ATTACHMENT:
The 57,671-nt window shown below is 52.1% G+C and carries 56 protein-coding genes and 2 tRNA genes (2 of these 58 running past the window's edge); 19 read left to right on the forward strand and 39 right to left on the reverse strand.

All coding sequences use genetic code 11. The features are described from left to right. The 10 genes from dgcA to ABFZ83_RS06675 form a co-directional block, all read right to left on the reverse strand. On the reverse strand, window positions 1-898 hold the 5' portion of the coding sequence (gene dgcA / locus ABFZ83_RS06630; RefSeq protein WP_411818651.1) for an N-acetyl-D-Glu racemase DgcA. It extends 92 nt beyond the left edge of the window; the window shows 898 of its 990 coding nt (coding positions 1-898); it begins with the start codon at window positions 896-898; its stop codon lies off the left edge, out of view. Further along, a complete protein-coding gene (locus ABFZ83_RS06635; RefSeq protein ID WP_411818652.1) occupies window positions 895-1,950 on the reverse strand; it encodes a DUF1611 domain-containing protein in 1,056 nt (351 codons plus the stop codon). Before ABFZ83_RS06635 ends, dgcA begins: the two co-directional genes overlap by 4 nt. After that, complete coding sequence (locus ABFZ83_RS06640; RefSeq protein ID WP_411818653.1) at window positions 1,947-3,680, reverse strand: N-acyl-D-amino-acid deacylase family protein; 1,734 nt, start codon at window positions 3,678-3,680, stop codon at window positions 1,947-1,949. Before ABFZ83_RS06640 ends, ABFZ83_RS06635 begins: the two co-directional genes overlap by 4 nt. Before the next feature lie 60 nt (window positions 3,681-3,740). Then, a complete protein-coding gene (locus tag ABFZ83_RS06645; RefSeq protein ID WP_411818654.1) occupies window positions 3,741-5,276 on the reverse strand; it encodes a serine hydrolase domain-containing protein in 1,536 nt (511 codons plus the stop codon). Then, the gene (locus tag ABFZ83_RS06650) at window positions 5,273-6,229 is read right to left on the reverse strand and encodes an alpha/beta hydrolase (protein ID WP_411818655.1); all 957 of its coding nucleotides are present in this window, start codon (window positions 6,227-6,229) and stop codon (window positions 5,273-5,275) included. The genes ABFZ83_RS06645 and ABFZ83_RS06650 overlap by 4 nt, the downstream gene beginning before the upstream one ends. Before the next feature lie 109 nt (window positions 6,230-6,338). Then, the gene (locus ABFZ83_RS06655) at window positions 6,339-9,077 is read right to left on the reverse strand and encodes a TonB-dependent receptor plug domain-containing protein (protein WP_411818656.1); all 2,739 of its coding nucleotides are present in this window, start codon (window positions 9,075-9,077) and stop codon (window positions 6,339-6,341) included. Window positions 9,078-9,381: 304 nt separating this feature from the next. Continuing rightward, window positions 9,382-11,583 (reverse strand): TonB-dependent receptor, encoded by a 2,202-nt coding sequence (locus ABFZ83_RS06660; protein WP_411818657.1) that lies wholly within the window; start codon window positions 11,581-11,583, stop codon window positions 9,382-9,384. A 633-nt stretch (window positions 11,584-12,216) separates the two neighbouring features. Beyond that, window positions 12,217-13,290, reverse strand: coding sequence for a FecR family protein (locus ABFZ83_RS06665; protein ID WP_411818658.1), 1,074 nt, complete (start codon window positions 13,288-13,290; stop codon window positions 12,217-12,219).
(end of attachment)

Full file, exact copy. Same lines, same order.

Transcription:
The 57,671-nt window shown below is 52.1% G+C and carries 56 protein-coding genes and 2 tRNA genes (2 of these 58 running past the window's edge); 19 read left to right on the forward strand and 39 right to left on the reverse strand.

All coding sequences use genetic code 11. The features are described from left to right. The 10 genes from dgcA to ABFZ83_RS06675 form a co-directional block, all read right to left on the reverse strand. On the reverse strand, window positions 1-898 hold the 5' portion of the coding sequence (gene dgcA / locus ABFZ83_RS06630; RefSeq protein WP_411818651.1) for an N-acetyl-D-Glu racemase DgcA. It extends 92 nt beyond the left edge of the window; the window shows 898 of its 990 coding nt (coding positions 1-898); it begins with the start codon at window positions 896-898; its stop codon lies off the left edge, out of view. Further along, a complete protein-coding gene (locus ABFZ83_RS06635; RefSeq protein ID WP_411818652.1) occupies window positions 895-1,950 on the reverse strand; it encodes a DUF1611 domain-containing protein in 1,056 nt (351 codons plus the stop codon). Before ABFZ83_RS06635 ends, dgcA begins: the two co-directional genes overlap by 4 nt. After that, complete coding sequence (locus ABFZ83_RS06640; RefSeq protein ID WP_411818653.1) at window positions 1,947-3,680, reverse strand: N-acyl-D-amino-acid deacylase family protein; 1,734 nt, start codon at window positions 3,678-3,680, stop codon at window positions 1,947-1,949. Before ABFZ83_RS06640 ends, ABFZ83_RS06635 begins: the two co-directional genes overlap by 4 nt. Before the next feature lie 60 nt (window positions 3,681-3,740). Then, a complete protein-coding gene (locus tag ABFZ83_RS06645; RefSeq protein ID WP_411818654.1) occupies window positions 3,741-5,276 on the reverse strand; it encodes a serine hydrolase domain-containing protein in 1,536 nt (511 codons plus the stop codon). Then, the gene (locus tag ABFZ83_RS06650) at window positions 5,273-6,229 is read right to left on the reverse strand and encodes an alpha/beta hydrolase (protein ID WP_411818655.1); all 957 of its coding nucleotides are present in this window, start codon (window positions 6,227-6,229) and stop codon (window positions 5,273-5,275) included. The genes ABFZ83_RS06645 and ABFZ83_RS06650 overlap by 4 nt, the downstream gene beginning before the upstream one ends. Before the next feature lie 109 nt (window positions 6,230-6,338). Then, the gene (locus ABFZ83_RS06655) at window positions 6,339-9,077 is read right to left on the reverse strand and encodes a TonB-dependent receptor plug domain-containing protein (protein WP_411818656.1); all 2,739 of its coding nucleotides are present in this window, start codon (window positions 9,075-9,077) and stop codon (window positions 6,339-6,341) included. Window positions 9,078-9,381: 304 nt separating this feature from the next. Continuing rightward, window positions 9,382-11,583 (reverse strand): TonB-dependent receptor, encoded by a 2,202-nt coding sequence (locus ABFZ83_RS06660; protein WP_411818657.1) that lies wholly within the window; start codon window positions 11,581-11,583, stop codon window positions 9,382-9,384. A 633-nt stretch (window positions 11,584-12,216) separates the two neighbouring features. Beyond that, window positions 12,217-13,290, reverse strand: coding sequence for a FecR family protein (locus ABFZ83_RS06665; protein ID WP_411818658.1), 1,074 nt, complete (start codon window positions 13,288-13,290; stop codon window positions 12,217-12,219).